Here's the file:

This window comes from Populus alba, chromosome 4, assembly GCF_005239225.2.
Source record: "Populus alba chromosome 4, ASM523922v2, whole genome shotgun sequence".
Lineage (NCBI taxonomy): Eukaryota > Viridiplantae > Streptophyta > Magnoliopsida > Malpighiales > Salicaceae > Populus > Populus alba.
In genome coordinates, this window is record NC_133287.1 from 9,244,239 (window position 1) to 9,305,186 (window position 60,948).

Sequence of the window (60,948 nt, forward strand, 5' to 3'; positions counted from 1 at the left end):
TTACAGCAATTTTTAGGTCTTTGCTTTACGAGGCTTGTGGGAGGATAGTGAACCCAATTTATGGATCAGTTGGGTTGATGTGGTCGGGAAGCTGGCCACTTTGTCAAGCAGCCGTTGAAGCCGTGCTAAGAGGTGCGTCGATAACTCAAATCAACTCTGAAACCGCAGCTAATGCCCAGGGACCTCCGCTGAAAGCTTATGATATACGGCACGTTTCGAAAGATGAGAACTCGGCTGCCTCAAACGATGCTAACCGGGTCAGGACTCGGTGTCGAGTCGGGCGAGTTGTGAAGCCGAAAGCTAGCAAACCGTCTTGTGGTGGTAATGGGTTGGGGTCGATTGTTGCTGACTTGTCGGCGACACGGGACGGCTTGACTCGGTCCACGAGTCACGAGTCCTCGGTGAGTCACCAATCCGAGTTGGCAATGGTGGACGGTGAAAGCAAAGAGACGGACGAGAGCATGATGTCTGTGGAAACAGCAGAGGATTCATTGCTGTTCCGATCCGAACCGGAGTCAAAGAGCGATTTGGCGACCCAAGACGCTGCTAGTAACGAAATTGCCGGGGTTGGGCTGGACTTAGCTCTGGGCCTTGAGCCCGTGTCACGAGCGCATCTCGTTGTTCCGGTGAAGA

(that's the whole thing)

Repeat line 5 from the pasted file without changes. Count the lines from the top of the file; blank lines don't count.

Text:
Sequence of the window (60,948 nt, forward strand, 5' to 3'; positions counted from 1 at the left end):